Most Canadian investors are acutely familiar with Canada’s economic problems—depressed oil prices, an overvalued housing market, and anemic GDP growth (only 1.6% in 2015 compared with 2.8% for the U.S. and 3% globally).

One of Canada’s biggest economic headwinds, however, is the fact that the Canadian household is extremely overleveraged. Over the past 10 years, Canadians have been gradually increasing their debt levels, driving the debt-to-household income up from 120% to 163.3% this year. Driven by historically low interest rates, Canadians have been adding debt at a faster rate than disposable income has been rising. The end result is that Canadians are the most indebted in the world.

This bodes poorly for bank stocks like Toronto-Dominion Bank (TSX:TD)(NYSE:TD). With consumers already extremely indebted, they will have less ability to take on new mortgages, auto loans, and credit card debt. In addition, high debt loads mean less disposable income—especially if interest rates rise—which dampens overall spending.

Fortunately, TD Bank’s fairly large U.S. exposure not only insulates it from the overleveraged Canadian consumer, but positions it to profit from positive developments in America.

The American consumer is in the process of “re-leveraging”

While Canadians have been slowly adding debt over the past decade, the U.S. household has been doing the exact opposite for the past eight years—paying down household debt in a process known as “deleveraging.”

For nearly 50 years, the U.S. household, like the Canadian household, steadily added to its overall household debt. However, from 2008 to 2010, this process reversed in the United States. Thanks to the economic collapse and falling home values, new mortgages plunged. New mortgages fell to such a low point that mortgage pay-downs actually exceeded new issuances, causing overall mortgage debt to fall. In addition to this, falling home prices caused foreclosures, and banks were required to write off hundreds of billions in mortgages.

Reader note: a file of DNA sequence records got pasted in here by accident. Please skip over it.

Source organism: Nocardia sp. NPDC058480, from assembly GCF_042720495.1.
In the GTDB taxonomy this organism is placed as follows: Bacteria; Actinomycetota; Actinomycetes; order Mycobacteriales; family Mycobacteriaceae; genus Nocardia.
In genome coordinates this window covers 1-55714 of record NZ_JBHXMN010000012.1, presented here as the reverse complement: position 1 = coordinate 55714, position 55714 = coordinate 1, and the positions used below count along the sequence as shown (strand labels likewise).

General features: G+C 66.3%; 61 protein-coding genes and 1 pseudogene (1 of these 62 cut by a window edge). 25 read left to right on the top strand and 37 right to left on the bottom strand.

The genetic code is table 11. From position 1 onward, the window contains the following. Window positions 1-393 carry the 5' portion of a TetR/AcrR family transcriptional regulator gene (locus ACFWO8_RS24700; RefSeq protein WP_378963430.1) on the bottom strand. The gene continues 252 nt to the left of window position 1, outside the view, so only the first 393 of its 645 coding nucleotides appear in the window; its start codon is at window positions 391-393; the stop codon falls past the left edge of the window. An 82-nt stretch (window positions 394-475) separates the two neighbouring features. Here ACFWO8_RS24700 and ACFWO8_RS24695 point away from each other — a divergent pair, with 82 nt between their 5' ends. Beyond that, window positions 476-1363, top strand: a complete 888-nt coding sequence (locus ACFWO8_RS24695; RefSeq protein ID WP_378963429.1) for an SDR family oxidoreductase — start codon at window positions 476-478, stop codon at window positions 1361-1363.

The end result was that household debt fell by nearly a trillion dollars, and rising disposable household income caused the American debt-to-household income ratio to fall to a low 108%. Now the trend seems to be reversing.

With low debt levels, Americans are now able to spend more, borrow more, and invest more, which not only drives GDP growth, but also adds to the bottom line of banks, which benefit from all these activities. Household debt has been steadily rising, and this includes new mortgages, which have been rising quarter over quarter.

How Toronto-Dominion Bank is poised to profit

While the situation in Canada bodes poorly for TD and its competitors, TD Bank is far more American than its peers. Currently, the company obtains about 31% of total revenue from the U.S., and 29% of net income. The company is positioned widely in the wealthy eastern states; it is currently located in seven of the 10 wealthiest states and five of the 10 top metropolitan areas. These include New York, Boston, and South Florida.

With 55 million customers within five miles of TD branch locations, TD Bank has the geographic footprint to benefit deeply from the re-leveraging American household. This is evident when looking at TD’s U.S. retail loan growth—overall loan growth has risen 10% over the past year, compared with only 4.9% for Canadian loans.

In addition, TD Bank currently owns 40% of TD Ameritrade, one of the most dominant U.S. e-brokers. TD Ameritrade contributed about 13% of TD’s U.S. retail net income, and this is poised to improve. Low levels of U.S. household debt means that Americans have more to save and invest, and Ameritrade is uniquely suited to benefit, since the company has an extremely active customer base, with the average customer making 17 trades per year, 13% of which are derivatives trades, which are more costly.

In addition, rising U.S. interest rates could provide a huge boost to earnings, as half the company’s interest-earning assets are tied to short-term rates, meaning when rates rise, TD Ameritrade should quickly see a boost in earnings. Over time, this will only amplify as the remainder of Ameritrade’s assets re-price at the higher interest rates. For TD Bank, this will lead to increased U.S. retail earnings.

If you are looking for more exposure to U.S. re-leveraging, why not buy U.S. stocks directly?

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